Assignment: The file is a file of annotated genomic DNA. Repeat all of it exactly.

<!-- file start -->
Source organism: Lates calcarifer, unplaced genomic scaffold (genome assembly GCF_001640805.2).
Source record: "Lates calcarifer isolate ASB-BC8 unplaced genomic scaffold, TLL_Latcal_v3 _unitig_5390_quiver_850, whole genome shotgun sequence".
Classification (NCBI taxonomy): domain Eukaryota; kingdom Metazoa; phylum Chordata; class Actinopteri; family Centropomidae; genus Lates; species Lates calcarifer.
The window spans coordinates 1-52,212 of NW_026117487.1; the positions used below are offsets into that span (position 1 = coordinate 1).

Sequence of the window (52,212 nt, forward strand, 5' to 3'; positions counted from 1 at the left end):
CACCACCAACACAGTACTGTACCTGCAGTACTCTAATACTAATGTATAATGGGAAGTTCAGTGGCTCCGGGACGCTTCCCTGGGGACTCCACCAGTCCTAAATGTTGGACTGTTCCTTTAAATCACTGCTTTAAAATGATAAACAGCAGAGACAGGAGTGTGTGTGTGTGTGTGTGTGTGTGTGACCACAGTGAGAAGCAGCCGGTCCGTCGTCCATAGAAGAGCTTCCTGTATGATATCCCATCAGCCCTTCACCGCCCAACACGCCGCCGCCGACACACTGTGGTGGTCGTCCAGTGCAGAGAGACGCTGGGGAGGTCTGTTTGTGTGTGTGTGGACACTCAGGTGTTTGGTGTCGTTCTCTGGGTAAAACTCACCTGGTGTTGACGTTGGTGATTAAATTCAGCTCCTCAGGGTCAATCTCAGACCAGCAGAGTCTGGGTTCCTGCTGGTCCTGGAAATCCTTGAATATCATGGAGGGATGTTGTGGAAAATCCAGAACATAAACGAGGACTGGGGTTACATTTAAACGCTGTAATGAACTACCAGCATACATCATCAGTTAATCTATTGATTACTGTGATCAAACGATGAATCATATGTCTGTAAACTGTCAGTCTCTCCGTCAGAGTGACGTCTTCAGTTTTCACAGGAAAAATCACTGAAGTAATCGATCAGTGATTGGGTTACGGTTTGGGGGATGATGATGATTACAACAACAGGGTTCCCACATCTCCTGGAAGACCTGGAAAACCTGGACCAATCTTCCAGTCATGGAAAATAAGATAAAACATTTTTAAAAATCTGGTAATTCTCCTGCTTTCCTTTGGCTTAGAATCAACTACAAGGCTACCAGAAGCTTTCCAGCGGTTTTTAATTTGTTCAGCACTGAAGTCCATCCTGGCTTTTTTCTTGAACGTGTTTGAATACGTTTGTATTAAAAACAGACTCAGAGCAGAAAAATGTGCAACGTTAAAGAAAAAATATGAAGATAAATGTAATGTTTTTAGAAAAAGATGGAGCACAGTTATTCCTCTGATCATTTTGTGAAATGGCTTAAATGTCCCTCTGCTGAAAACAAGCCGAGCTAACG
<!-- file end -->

Source organism: Lates calcarifer, unplaced genomic scaffold (genome assembly GCF_001640805.2).
Source record: "Lates calcarifer isolate ASB-BC8 unplaced genomic scaffold, TLL_Latcal_v3 _unitig_5390_quiver_850, whole genome shotgun sequence".
Classification (NCBI taxonomy): domain Eukaryota; kingdom Metazoa; phylum Chordata; class Actinopteri; family Centropomidae; genus Lates; species Lates calcarifer.
The window spans coordinates 1-52,212 of NW_026117487.1; the positions used below are offsets into that span (position 1 = coordinate 1).

Sequence of the window (52,212 nt, forward strand, 5' to 3'; positions counted from 1 at the left end):
CACCACCAACACAGTACTGTACCTGCAGTACTCTAATACTAATGTATAATGGGAAGTTCAGTGGCTCCGGGACGCTTCCCTGGGGACTCCACCAGTCCTAAATGTTGGACTGTTCCTTTAAATCACTGCTTTAAAATGATAAACAGCAGAGACAGGAGTGTGTGTGTGTGTGTGTGTGTGTGTGACCACAGTGAGAAGCAGCCGGTCCGTCGTCCATAGAAGAGCTTCCTGTATGATATCCCATCAGCCCTTCACCGCCCAACACGCCGCCGCCGACACACTGTGGTGGTCGTCCAGTGCAGAGAGACGCTGGGGAGGTCTGTTTGTGTGTGTGTGGACACTCAGGTGTTTGGTGTCGTTCTCTGGGTAAAACTCACCTGGTGTTGACGTTGGTGATTAAATTCAGCTCCTCAGGGTCAATCTCAGACCAGCAGAGTCTGGGTTCCTGCTGGTCCTGGAAATCCTTGAATATCATGGAGGGATGTTGTGGAAAATCCAGAACATAAACGAGGACTGGGGTTACATTTAAACGCTGTAATGAACTACCAGCATACATCATCAGTTAATCTATTGATTACTGTGATCAAACGATGAATCATATGTCTGTAAACTGTCAGTCTCTCCGTCAGAGTGACGTCTTCAGTTTTCACAGGAAAAATCACTGAAGTAATCGATCAGTGATTGGGTTACGGTTTGGGGGATGATGATGATTACAACAACAGGGTTCCCACATCTCCTGGAAGACCTGGAAAACCTGGACCAATCTTCCAGTCATGGAAAATAAGATAAAACATTTTTAAAAATCTGGTAATTCTCCTGCTTTCCTTTGGCTTAGAATCAACTACAAGGCTACCAGAAGCTTTCCAGCGGTTTTTAATTTGTTCAGCACTGAAGTCCATCCTGGCTTTTTTCTTGAACGTGTTTGAATACGTTTGTATTAAAAACAGACTCAGAGCAGAAAAATGTGCAACGTTAAAGAAAAAATATGAAGATAAATGTAATGTTTTTAGAAAAAGATGGAGCACAGTTATTCCTCTGATCATTTTGTGAAATGGCTTAAATGTCCCTCTGCTGAAAACAAGCCGAGCTAACG